In the far north of Trashiyangtse lies Bumdeling Wildlife Sanctuary, covering 1,520 sq km at heights of 1,500-6,400m, up to the snow-capped peaks bordering Tibet. The reserve features glacial lakes and alpine pastures. Among its 100-plus mammal species are black bears, snow leopards, Bengal tigers and red pandas. In the winter, if you’re lucky, you might even spot the rare and legally protected black-necked crane here. Opt for a trekking route like Dongla, which threads through this sanctuary, yielding some truly breathtaking mountain views.
The country road leading east from Trashigang brings you to Radhi, a village famed for its silk weaving. Here, you can pick up beautiful handmade tapestries. Seeing a backstrap loom outside a cottage, we step inside and meet Aum Sena, a veteran weaver and canny businesswoman, who sells us a beautiful scarf in muted greens and blues for about B500.
Thegchog Kunzang Chhoedon Nunnery. Photo by Keith Mundy.
From this village, a road winds along hillsides of bright green rice and yellow maize, with stunning views of villages clinging to a mountainside across the valley, leading to the remote Thegchog Kunzang Chhoedon Nunnery. A shy young nun shows us into the prayer hall, which is brilliantly painted with murals along its walls and geometrical patterns on its ceiling.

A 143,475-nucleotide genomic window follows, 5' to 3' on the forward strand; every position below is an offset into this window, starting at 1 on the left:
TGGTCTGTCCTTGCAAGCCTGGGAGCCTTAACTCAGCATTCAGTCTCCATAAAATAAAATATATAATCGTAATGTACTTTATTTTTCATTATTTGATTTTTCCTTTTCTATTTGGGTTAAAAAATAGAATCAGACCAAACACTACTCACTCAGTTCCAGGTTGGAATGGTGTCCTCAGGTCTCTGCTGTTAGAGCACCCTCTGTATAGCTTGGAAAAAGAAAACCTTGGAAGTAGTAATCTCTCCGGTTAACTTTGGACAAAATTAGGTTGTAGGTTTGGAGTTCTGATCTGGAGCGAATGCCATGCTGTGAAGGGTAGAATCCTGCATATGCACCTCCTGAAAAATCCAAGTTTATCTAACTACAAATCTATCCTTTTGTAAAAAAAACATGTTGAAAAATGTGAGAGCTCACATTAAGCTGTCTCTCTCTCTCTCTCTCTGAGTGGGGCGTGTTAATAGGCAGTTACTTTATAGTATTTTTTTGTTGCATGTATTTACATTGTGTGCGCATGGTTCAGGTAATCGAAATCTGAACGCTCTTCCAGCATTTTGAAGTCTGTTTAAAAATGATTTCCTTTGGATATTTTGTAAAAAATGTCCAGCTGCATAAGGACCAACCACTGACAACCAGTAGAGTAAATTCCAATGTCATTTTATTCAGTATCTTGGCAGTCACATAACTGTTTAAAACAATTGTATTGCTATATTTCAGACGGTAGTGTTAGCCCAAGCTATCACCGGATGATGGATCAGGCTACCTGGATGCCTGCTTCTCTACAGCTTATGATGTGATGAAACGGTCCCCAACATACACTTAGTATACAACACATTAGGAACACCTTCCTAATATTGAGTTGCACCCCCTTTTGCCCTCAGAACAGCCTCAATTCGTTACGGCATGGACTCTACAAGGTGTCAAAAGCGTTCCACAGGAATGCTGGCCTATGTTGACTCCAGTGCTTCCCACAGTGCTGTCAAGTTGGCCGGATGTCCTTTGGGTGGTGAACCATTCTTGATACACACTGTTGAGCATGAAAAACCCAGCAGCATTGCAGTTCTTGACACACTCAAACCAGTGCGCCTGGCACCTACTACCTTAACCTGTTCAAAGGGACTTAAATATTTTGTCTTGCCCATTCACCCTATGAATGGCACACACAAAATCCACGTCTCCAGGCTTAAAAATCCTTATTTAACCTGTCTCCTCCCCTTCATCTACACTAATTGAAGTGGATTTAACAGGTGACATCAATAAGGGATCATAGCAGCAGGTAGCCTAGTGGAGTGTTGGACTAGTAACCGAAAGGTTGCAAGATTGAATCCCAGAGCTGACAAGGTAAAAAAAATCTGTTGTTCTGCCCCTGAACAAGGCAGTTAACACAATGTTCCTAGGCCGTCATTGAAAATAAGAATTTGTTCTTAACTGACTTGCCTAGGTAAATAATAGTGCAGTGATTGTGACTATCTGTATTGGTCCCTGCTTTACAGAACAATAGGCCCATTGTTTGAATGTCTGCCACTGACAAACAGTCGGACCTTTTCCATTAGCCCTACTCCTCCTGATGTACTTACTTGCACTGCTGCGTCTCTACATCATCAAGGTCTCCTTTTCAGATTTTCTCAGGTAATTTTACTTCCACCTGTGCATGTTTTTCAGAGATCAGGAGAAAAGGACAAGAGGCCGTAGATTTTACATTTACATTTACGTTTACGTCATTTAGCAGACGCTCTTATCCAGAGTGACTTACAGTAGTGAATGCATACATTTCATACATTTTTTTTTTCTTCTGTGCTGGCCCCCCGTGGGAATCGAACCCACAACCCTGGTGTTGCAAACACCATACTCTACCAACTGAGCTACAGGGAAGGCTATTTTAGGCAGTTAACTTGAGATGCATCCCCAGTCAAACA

Carry on east and you arrive at Sakteng Wildlife Sanctuary. It’s quite small at 741 sq km, but with an amazing attraction: the yeti. Yes, the locals swear the abominable snowman, known as the migoi, lives here. What’s for sure is that Sakteng offers fine trekking in a wild, temperate ecosystem, and it at least includes encounters with the Brokpa yak herders who call this home.
By law, all tourists must use a local tour operator, taking a pre-arranged tour with a fixed minimum price (US$250/B7,900 per night from Mar-May and Sep-Nov; US$200/B6,300 per night from Jun-Aug and Dec-Feb), which covers accommodation, meals, ground transport, a licensed guide, taxes and charges.
Special price for the eastern region: Throughout 2020, the mandatory tariff will be lowered US$65/B2,000 per person per night to encourage tourism in the least-visited part of the country.
Front-rank operator Bridge To Bhutan offers both off-the-rack and tailored tours. Bridge To Bhutan is run by two US-educated brothers who employ highly-skilled English-speaking guides to lead their tours, using experienced and careful drivers. Visit bridgetobhutan.com for more information.